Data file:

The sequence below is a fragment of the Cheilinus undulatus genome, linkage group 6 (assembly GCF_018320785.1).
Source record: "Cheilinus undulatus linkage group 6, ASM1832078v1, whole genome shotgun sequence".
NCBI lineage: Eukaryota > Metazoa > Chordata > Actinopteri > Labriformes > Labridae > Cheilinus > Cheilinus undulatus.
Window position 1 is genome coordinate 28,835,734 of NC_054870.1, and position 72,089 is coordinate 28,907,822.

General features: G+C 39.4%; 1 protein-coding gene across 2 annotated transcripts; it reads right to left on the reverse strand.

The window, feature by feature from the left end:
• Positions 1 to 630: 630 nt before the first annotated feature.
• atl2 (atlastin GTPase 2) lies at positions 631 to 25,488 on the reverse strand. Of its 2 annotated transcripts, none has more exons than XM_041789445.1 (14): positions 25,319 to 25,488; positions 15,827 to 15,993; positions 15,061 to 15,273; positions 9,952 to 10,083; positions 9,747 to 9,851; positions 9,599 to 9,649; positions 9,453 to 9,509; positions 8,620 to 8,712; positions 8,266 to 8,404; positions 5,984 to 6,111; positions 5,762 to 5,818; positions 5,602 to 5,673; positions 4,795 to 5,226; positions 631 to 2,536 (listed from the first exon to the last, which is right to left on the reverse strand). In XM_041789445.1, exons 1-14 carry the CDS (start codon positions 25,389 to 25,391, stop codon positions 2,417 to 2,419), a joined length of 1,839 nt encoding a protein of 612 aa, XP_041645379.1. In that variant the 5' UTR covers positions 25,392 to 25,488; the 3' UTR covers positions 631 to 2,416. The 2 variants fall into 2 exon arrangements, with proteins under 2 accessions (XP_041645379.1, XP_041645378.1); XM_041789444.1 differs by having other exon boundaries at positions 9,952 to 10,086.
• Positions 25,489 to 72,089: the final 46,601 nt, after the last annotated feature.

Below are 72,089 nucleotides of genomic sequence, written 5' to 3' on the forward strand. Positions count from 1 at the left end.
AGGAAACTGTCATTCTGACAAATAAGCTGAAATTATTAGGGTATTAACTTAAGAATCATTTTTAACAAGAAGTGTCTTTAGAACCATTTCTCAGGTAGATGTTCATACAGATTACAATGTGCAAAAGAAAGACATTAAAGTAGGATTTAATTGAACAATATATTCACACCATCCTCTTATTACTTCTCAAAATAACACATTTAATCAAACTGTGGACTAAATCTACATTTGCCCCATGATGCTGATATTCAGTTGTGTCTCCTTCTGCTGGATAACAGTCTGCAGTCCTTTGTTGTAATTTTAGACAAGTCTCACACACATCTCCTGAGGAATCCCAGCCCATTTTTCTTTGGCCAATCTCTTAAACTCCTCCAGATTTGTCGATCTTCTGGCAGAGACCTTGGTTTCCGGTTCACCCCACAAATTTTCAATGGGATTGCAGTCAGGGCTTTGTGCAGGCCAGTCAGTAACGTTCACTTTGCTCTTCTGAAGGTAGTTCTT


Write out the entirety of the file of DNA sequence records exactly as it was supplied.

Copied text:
The sequence below is a fragment of the Cheilinus undulatus genome, linkage group 6 (assembly GCF_018320785.1).
Source record: "Cheilinus undulatus linkage group 6, ASM1832078v1, whole genome shotgun sequence".
NCBI lineage: Eukaryota > Metazoa > Chordata > Actinopteri > Labriformes > Labridae > Cheilinus > Cheilinus undulatus.
Window position 1 is genome coordinate 28,835,734 of NC_054870.1, and position 72,089 is coordinate 28,907,822.

General features: G+C 39.4%; 1 protein-coding gene across 2 annotated transcripts; it reads right to left on the reverse strand.

The window, feature by feature from the left end:
• Positions 1 to 630: 630 nt before the first annotated feature.
• atl2 (atlastin GTPase 2) lies at positions 631 to 25,488 on the reverse strand. Of its 2 annotated transcripts, none has more exons than XM_041789445.1 (14): positions 25,319 to 25,488; positions 15,827 to 15,993; positions 15,061 to 15,273; positions 9,952 to 10,083; positions 9,747 to 9,851; positions 9,599 to 9,649; positions 9,453 to 9,509; positions 8,620 to 8,712; positions 8,266 to 8,404; positions 5,984 to 6,111; positions 5,762 to 5,818; positions 5,602 to 5,673; positions 4,795 to 5,226; positions 631 to 2,536 (listed from the first exon to the last, which is right to left on the reverse strand). In XM_041789445.1, exons 1-14 carry the CDS (start codon positions 25,389 to 25,391, stop codon positions 2,417 to 2,419), a joined length of 1,839 nt encoding a protein of 612 aa, XP_041645379.1. In that variant the 5' UTR covers positions 25,392 to 25,488; the 3' UTR covers positions 631 to 2,416. The 2 variants fall into 2 exon arrangements, with proteins under 2 accessions (XP_041645379.1, XP_041645378.1); XM_041789444.1 differs by having other exon boundaries at positions 9,952 to 10,086.
• Positions 25,489 to 72,089: the final 46,601 nt, after the last annotated feature.

Below are 72,089 nucleotides of genomic sequence, written 5' to 3' on the forward strand. Positions count from 1 at the left end.
AGGAAACTGTCATTCTGACAAATAAGCTGAAATTATTAGGGTATTAACTTAAGAATCATTTTTAACAAGAAGTGTCTTTAGAACCATTTCTCAGGTAGATGTTCATACAGATTACAATGTGCAAAAGAAAGACATTAAAGTAGGATTTAATTGAACAATATATTCACACCATCCTCTTATTACTTCTCAAAATAACACATTTAATCAAACTGTGGACTAAATCTACATTTGCCCCATGATGCTGATATTCAGTTGTGTCTCCTTCTGCTGGATAACAGTCTGCAGTCCTTTGTTGTAATTTTAGACAAGTCTCACACACATCTCCTGAGGAATCCCAGCCCATTTTTCTTTGGCCAATCTCTTAAACTCCTCCAGATTTGTCGATCTTCTGGCAGAGACCTTGGTTTCCGGTTCACCCCACAAATTTTCAATGGGATTGCAGTCAGGGCTTTGTGCAGGCCAGTCAGTAACGTTCACTTTGCTCTTCTGAAGGTAGTTCTT